This article was written By Karen Ma on 27 Sep 2016, and is filed under Reviews.

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About Karen Ma

Karen Ma is a lecturer of Chinese Culture and Film at The Beijing Center of Chinese Studies. Author of Excess Baggage (China Books, 2013), a fictional tale about a Chinese family’s struggle in Tokyo, Ma was previously a film critic for The Asahi Evening News. She writes frequently about Chinese culture, literature and film for publications in Asia and North America.

Egg and Stone (China, 2012)


A young teenage girl sits on her bed, her hand reaching into her underpants. There’s a shiny key looped around her neck, a telltale sign that she’s a ledge-door kid. Her room is already dim, but she goes to her window, making sure the brown cardboard paper covering the glass is firmly in place. She returns to her bed and wraps her head tightly in a pillow, trying desperately to muffle the pounding sound against her door. Only when she hears the footsteps fade into the distance does she finally let go of her pillow and heave a heavy sigh of relief.

This is the opening scene of female director Huang Ji’s debut feature Egg and Stone—a rare film that tackles the taboo topic of the sexual abuse of so-called ‘left-behind children’ in rural China. Huang’s 2012 feature, which won the Tiger Award at the International Film Festival Rotterdam, stands out in that it bears none of the trademarks of a Western movie dealing with the subject of sexual violence against children. There’s no shouting matches or accusations, no tears or melodrama—just a shy young girl trying desperately to survive her intense anxiety and loneliness during a chilly winter. Yet there’s a stark beauty about the film that makes it quietly powerful.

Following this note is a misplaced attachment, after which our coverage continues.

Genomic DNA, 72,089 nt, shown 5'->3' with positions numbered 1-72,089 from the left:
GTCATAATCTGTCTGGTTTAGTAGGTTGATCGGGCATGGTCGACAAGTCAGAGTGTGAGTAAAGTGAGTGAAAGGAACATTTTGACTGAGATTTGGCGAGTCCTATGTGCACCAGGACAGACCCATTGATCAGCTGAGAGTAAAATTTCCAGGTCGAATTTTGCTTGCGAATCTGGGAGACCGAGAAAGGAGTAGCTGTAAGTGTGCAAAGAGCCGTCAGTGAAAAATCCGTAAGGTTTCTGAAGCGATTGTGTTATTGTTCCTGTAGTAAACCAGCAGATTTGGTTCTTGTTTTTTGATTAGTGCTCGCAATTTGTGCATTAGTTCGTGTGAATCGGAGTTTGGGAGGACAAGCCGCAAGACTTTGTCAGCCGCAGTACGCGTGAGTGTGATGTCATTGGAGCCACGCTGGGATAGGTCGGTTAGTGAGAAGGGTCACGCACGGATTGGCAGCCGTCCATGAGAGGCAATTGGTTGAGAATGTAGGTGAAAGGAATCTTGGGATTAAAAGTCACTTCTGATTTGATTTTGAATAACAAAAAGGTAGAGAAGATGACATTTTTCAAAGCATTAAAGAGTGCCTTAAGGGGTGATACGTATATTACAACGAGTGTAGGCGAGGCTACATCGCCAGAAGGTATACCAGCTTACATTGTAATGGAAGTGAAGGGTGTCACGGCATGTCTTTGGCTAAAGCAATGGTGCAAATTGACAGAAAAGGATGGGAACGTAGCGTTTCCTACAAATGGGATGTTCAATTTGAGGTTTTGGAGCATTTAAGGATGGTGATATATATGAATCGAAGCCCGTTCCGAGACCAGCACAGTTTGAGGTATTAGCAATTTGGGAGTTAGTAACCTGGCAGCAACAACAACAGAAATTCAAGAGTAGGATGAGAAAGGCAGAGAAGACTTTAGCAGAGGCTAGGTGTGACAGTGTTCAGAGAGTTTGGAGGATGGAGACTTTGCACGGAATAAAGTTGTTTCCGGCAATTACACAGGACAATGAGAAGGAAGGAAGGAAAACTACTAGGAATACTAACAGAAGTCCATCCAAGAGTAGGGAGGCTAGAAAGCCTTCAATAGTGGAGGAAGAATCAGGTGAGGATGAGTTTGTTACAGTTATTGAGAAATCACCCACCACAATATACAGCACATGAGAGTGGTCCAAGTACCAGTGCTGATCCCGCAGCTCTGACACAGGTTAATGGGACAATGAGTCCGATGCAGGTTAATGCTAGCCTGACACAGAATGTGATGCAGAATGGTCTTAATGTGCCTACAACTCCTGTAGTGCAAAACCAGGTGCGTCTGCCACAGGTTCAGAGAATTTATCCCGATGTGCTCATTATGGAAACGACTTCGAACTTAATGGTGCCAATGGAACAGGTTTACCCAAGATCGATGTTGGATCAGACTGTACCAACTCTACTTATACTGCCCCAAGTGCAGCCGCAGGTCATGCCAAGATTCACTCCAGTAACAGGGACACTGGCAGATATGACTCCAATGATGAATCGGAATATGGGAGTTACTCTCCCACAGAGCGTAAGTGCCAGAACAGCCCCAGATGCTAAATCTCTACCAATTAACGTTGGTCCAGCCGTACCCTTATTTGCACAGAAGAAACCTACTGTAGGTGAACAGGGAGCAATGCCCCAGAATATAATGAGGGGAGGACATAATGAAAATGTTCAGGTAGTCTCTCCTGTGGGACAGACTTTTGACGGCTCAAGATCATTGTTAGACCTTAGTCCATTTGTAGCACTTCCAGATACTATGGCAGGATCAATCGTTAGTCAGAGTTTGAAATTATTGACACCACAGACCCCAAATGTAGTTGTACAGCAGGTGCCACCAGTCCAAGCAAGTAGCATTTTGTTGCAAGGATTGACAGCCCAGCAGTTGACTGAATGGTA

Filmed entirely in the gritty Hunan dialect, the story focuses on fourteen-year-old Honggui who has been living with her maternal aunt and uncle in a small Hunan village while her parents work in the city trying to make some money. As the aunt complains to her husband, we learn that the teen has overstayed her welcome because the initial arrangement for a year or two has stretched into seven years since Honggui’s parents left town.

For Honggui, life is unfulfilling, even suffocating, and her despair contrasts with the beautiful mountain scenery. She tries to reach out to her mother over the phone but is told that her mom is busy. There’s a vague promise of a return call, but her mother never calls back.

Honggui hardly speaks to her uncle and aunt, and her only solace is a teenage boy about her age who gives her rides around town. He makes her gifts of stone carvings, and she returns his kindness with bags of eggs. Their puppy love doesn’t last because the boy, who works in a nearby mine, soon leaves town to find a better job in the city. All the while Honggui struggles alone in the dark as she realizes her period is hopelessly late.

Egg and Stone was shot over a three-month period in Huang’s home village of Yiyang in south central Hunan province with the help of her then-boyfriend Ryuji Otsuka, who doubled as producer and cinematographer on the project. Because of a limited budget, the cast is made up entirely of non-professionals recruited locally. The film, said to be a semi-autobiographical depiction of the director’s own childhood as a ‘left-behind’ child in Hunan, caused a stir when it first came out because its subject matter. It’s said to be the first Chinese film to tackle the issue of sexual abuse involving young neglected children.